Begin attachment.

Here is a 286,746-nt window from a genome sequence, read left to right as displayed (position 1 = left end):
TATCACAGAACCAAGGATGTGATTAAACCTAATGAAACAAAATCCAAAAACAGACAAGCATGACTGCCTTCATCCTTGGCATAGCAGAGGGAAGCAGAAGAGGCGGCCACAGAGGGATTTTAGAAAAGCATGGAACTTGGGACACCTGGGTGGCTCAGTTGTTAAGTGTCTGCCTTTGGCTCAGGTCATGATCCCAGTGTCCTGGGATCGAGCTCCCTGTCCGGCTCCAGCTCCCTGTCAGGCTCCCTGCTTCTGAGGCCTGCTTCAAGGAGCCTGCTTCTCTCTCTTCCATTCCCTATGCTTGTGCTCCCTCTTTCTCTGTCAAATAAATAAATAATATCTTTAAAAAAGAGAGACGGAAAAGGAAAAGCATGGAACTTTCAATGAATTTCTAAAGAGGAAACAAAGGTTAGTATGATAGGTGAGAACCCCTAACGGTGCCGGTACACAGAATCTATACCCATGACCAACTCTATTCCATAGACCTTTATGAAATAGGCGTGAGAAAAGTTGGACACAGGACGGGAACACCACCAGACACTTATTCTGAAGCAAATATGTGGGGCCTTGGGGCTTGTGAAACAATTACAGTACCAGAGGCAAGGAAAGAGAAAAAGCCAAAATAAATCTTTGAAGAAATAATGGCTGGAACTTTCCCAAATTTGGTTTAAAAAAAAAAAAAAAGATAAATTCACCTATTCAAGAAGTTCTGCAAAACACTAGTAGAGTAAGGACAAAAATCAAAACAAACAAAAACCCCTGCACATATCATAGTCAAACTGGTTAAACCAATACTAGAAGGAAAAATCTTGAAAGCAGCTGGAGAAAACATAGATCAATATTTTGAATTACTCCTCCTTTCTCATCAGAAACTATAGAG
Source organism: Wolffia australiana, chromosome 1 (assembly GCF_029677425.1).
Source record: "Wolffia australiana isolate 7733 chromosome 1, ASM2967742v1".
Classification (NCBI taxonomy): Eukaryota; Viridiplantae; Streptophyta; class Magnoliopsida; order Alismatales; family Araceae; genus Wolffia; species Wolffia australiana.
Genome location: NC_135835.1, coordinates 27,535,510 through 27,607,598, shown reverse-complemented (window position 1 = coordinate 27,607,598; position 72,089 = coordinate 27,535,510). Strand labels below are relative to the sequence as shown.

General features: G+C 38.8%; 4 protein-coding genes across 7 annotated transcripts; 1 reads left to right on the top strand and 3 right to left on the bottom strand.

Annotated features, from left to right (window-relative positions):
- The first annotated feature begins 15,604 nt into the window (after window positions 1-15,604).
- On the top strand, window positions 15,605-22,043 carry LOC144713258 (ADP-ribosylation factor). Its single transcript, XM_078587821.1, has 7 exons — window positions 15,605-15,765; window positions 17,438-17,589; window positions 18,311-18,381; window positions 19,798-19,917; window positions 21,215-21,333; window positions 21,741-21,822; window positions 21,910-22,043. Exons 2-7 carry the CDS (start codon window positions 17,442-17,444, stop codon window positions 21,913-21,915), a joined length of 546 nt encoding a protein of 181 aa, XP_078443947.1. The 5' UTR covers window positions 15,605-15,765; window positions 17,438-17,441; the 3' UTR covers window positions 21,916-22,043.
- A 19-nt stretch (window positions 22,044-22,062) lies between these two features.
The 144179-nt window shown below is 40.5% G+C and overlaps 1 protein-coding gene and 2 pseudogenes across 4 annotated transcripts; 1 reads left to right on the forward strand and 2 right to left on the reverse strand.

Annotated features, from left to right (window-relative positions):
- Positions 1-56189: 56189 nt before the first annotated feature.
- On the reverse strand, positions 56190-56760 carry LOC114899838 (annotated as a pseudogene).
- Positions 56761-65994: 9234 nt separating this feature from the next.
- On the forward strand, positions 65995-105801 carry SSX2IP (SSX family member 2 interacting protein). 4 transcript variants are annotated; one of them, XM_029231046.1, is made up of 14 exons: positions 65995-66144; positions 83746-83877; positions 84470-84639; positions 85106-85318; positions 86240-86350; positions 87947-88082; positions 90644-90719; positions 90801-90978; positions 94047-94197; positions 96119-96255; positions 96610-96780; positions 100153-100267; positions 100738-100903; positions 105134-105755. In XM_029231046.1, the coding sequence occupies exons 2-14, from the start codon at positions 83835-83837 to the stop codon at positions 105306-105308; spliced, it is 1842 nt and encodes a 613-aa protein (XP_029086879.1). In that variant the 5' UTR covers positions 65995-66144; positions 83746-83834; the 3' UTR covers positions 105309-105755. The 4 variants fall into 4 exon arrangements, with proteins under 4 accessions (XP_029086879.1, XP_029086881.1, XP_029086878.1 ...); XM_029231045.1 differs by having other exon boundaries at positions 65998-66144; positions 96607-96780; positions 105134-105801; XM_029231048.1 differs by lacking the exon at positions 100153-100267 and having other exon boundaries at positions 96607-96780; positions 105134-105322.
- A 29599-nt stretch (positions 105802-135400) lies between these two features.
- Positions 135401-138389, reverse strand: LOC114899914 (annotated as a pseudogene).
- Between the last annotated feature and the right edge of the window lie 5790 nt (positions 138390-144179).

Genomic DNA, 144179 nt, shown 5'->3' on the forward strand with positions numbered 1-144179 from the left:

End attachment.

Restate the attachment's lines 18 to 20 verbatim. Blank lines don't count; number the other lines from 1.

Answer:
- A 29599-nt stretch (positions 105802-135400) lies between these two features.
- Positions 135401-138389, reverse strand: LOC114899914 (annotated as a pseudogene).
- Between the last annotated feature and the right edge of the window lie 5790 nt (positions 138390-144179).